Kaii Higashiyama (1908–1999) graduated from the Tokyo School of Fine Arts before studying in Germany. During this early period his paintings were frequently shown at the Kanten (Japan’s government-sponsored art exhibitions). Upon his return to Japan, however, he was drafted into the Pacific War. During the war and its immediate aftermath he lost his home, his father, mother and brother.
Despite the hardships, Higashiyama emerged into his own after World War II. His oeuvre is on display in Higashiyama Kaii Retrospective 1908-1999 at The National Art Center, Tokyo. His works from 1947-1953, shown in the first section of the exhibition, display a distinct contrast to three earlier paintings from 1941. Higashiyama’s colour palette became more muted, his shapes defused but distinct. This change can be seen when comparing Nature and Forms – Stream and Snow (1941) to Ravine (1953). The latter demonstrates what would become the artist’s signature style––a sympathetic, almost abstract yet fundamentally realistic contemplation of nature.
Higashiyama’s works during this period are giant landscapes void of animals or people, yet they are engrossing. You feel captured inside––seeing the leaves, smelling the grass, feeling the mists dampen your face.
Given the importance of this era in his career, it is worth highlighting that two of his most famous masterpieces from the period are also on display, Afterglow (1947) and Road (1950). Road shows a small countryside road (originally based on a sketch from Tanesashi in Hachinohe) that stretches vertically upwards, perhaps symbolizing both Higashiyama’s artistic journey and the country’s unclear yet optimistic path of rebuilding after the Second World War.
Where Higashiyama could not find the subjects he was looking for, he created them in his own mind, as in Autumn Shade (1958). This creation of ideal landscapes was to feature much more heavily in works created in the last twenty years of his life.
Part of the unique quality of Higashiyama’s painting derives from the fact that he studied Nihonga, the traditional Japanese painting techniques characterized by the use of natural pigments applied on washi (Japanese paper). He adapted this approach to his treatment of the modern world. It was common for Nihonga techniques to be applied to Japanese landscapes, but Higashiyama brought them to bear on subjects in Europe, too.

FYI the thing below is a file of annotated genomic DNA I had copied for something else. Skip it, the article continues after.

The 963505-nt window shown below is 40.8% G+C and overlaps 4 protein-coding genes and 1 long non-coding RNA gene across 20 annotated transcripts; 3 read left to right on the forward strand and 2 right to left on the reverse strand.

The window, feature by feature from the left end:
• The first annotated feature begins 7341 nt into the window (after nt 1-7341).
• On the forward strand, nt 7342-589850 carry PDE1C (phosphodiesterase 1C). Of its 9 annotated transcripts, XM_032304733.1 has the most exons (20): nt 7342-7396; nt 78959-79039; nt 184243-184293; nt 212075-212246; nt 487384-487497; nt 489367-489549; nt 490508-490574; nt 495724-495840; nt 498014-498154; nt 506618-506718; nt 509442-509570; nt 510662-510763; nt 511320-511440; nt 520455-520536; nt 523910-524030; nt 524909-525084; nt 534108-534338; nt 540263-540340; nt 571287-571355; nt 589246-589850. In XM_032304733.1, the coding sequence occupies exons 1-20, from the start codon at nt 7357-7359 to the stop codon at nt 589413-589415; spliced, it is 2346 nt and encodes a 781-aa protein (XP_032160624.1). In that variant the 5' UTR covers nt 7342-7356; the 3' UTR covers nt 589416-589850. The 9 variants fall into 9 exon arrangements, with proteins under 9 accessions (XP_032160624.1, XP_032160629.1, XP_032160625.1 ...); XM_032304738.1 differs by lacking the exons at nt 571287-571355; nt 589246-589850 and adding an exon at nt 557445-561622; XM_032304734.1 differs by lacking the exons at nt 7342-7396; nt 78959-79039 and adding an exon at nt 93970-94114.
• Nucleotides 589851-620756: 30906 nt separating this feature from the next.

In 1962 Higashiyama travelled to Scandinavia, seeking to shake up a comfortable existence of winning awards and producing commissions for the Imperial Household as his popularity steadily rose. He fell in love with the reflections of the landscapes on calm lake surfaces, a theme he returns to multiple times, such as in Reflected Images (1962) and Blue Marsh (1963). Winter Flower (1964) is a quintessential painting of this period––a white tree is in the lower foreground with white, narrow trees lining up on the lower background beneath a gray sky illuminated by an orb––it is unclear whether it is the sun or moon. The entire work is painted in shades of white and gray, evoking Egon Schiele’s Autumn Tree in Stirred Air (Winter Tree) (1912). Both Higashiyama and Schiele’s trees can be considered allegories for the human condition, and despite the different feelings they evoke, both succeed in creating analogies of life.
We can contrast these natural Scandinavian landscapes with the urban scenes Higashiyama painted in Germany and Austria, which he departed for in 1969. He had last lived in Germany almost 40 years earlier, and upon his return focused on buildings and townscapes––a radical departure from his usual natural landscapes. The show is enhanced by displaying these works.
Higashiyama believed that painting was akin to prayer. So it is fitting that some of his most monumental works are the murals from Miei-do Hall at Toshodai Temple in Nara. Higashiyama was inspired to create the murals by his deep respect for the eighth-century Chinese priest Jianzhen—known as “Ganjin” in Japan. After five failed attempts to journey to Japan, during which time Jianzhen lost his sight, he eventually made it and founded Toshodai. This connection with China is more relevant given that 2018 is the 40th anniversary of the Japan-China Peace and Friendship Treaty. Higashiyama travelled around Japan and made three trips to China to seek inspirations for his murals.
The recreation of the murals is no mean feat, keeping up NACT’s tradition of mind-blowing installations, such as the 1:1 recreation of Tadao Ando’s Church of the Light for the architect’s “Endeavours” retrospective last year.
Higashiyama’s ‘Landscapes with a White Horse’ are also presented. The backgrounds are typical natural scenes, except for the presence of a small white horse, which Higashiyama explained as “a manifestation of my prayers for peace of mind, reflecting a mental state that required prayer”.
Higashiyama is most famous in the eyes of the Japanese public for his paintings of Kyoto, primarily because of the “Four Seasons in Kyoto” exhibition held in 1968. He created his Kyoto paintings in preparation for an Imperial Household commission in which he was asked to produce a mural for a new palace.
In his final twenty years, Higashiyama painted with as much vigor as ever. Unable to travel around Japan as much due to deteriorating health, he painted landscapes from his imagination, assisted by the copious notes he had made in his younger days. Perhaps it is in this period that we find more clues to his enduring popularity: his representations of the human condition as seen through a Japanese lens, of ties to nature and the soul, and of the ephemeral nature of our time on Earth.